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Booth Moore, Los Angeles Times (MCT), Published May 04 2012

‘Tomboy style’ goes beyond fashion for blogger

LOS ANGELES – For years, L.A.-based author Lizzie Garrett Mettler thought “tomboy” was a dirty word.

“I was a definite tomboy when I was a kid,” she says. “It was a nightmare for my parents to get me into a dress for a stretch of years.”

As she became a teenager and young adult, she pushed that side of herself away. That changed when she started reading street fashion blogs like the Sartorialist and A Cup of Jo, and saw comments from readers who couldn’t get enough of Alexa Chung and Lou Doillon’s “tomboy style.”

Maybe, Mettler thought, there was something to her lifelong fascination with Belgian loafers, tattered Lacoste polos and Barbour jackets.

Indeed, in recent years, men’s wear-inspired fashion for women has gone mainstream. It’s seen at J. Crew, where you can find a “schoolboy blazer”; on the streets, where the Breton sailor stripe shirt trend won’t go away; and on the runways, in Scott Sternberg’s neo-preppy Boy by Band of Outsiders collection and in the 1970s-inspired trouser and oversized button-down shirt looks by Phoebe Philo at Celine.

“Something clicked in my head,” Mettler says. “So I started a blog to answer my own question about what makes a tomboy stylish.”

That blog, tomboystyle.blogspot.com, launched in May 2010, inspired the book “Tomboy Style: Beyond the Boundaries of Fashion,” which was published this month by Rizzoli. The book is a visual history, documenting 80 years of women who blur the gender lines.

In her research, Mettler realized she discovered her own tomboy style while at boarding school, trading clothes with her frilly best friend Kingsley Woolworth.

“A tomboy is a girl,” Mettler explains. “Tomboy style is about a woman who channels her tomboy childhood, and mixes masculine and feminine elements in her wardrobe. It’s not just wearing men’s clothes.”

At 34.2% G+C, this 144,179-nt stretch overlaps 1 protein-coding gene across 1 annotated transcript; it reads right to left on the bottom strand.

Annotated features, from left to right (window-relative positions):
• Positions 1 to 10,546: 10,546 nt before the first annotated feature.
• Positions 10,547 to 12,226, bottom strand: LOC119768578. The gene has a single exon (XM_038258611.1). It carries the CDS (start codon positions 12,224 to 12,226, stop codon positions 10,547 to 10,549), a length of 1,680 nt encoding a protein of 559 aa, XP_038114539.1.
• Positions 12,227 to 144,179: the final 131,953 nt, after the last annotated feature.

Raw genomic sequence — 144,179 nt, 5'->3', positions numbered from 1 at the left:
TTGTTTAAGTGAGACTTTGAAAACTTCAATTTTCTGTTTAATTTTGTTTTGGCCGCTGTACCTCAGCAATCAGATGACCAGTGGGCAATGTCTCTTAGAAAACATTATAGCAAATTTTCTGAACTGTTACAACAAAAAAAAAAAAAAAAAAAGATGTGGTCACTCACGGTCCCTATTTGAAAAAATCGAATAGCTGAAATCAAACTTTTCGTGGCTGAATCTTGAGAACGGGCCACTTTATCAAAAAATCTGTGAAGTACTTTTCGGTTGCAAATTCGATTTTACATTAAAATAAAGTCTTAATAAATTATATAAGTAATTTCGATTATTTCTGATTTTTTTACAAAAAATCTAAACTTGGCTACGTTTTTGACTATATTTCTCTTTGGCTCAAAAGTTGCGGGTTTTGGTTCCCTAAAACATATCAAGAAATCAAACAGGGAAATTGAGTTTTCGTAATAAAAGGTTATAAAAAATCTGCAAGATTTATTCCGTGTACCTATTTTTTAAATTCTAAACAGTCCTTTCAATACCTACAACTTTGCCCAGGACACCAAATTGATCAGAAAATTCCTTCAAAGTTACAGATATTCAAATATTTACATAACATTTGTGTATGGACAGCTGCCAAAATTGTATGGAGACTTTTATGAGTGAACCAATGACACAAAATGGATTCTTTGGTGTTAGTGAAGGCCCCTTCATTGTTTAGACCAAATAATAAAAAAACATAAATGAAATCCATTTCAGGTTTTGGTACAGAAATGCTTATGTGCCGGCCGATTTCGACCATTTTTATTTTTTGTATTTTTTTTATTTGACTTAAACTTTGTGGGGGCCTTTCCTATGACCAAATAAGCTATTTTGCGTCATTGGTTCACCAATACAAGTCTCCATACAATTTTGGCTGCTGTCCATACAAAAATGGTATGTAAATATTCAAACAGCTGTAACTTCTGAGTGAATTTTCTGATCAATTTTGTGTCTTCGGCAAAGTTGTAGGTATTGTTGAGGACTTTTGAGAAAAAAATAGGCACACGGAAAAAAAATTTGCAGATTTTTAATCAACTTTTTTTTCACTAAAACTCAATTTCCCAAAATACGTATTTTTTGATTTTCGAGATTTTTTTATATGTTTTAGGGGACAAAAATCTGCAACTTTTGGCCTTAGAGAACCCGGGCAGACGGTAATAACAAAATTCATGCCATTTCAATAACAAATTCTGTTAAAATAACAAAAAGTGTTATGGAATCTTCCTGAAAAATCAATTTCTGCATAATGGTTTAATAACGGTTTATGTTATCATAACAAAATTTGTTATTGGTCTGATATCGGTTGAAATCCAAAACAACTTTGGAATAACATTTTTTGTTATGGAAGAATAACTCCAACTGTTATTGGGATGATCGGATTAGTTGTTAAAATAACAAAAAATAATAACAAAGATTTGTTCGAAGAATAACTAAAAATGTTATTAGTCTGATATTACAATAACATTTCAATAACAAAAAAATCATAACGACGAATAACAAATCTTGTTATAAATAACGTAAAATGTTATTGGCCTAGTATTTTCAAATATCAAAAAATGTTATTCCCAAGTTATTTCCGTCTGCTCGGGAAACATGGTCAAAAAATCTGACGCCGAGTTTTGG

And it’s not just wardrobe; it’s substance too.

Mettler had a particular interest in how tomboy style pertains to the past, “to women who pushed the boundaries,” she says. These women include Katharine Hepburn, Marlene Dietrich and Jane Birkin, as well as those we’re not so used to seeing in the style pages, such as Amelia Earhart.

“I was looking at everything from 1980s movies like ‘Some Kind of Wonderful,’ in which the drummer Watts is a huge tomboy, to photos of women skiing from the 1950s. I noticed a broad range of women, but a neat thread that bound them together was a rebellious, adventurous confidence,” Mettler says.

She consulted out-of-print fashion books and the Life magazine archives. “There are the obvious icons you’d expect, but there’s also Ginger Rogers,” she says.

Mettler organized the book into seven tomboy style archetypes. The “rebels” are rocker chicks Deborah Harry, Courtney Love and Patti Smith tThe “sophisticates” include Carolyn Bessette Kennedy, Diane Keaton, Janelle Monae and tomboy godmother Coco Chanel.

A 1940 photo of Osa Johnson dressed in safari gear, riding a zebra in Africa, exemplifies the “adventuress” archetype. The “jocks” push their bodies, along with the bounds of society. In the “prep” category, there’s Monaco’s Princess Caroline, having a smoke outside her family’s French villa in 1982, .

Attitudes about tomboys have certainly changed over the years, Mettler says. And tomboy style doesn’t seem to be going away.

To that end, she plans to continue her blog, spotlighting tomboy style icons such as Francoise Sagan.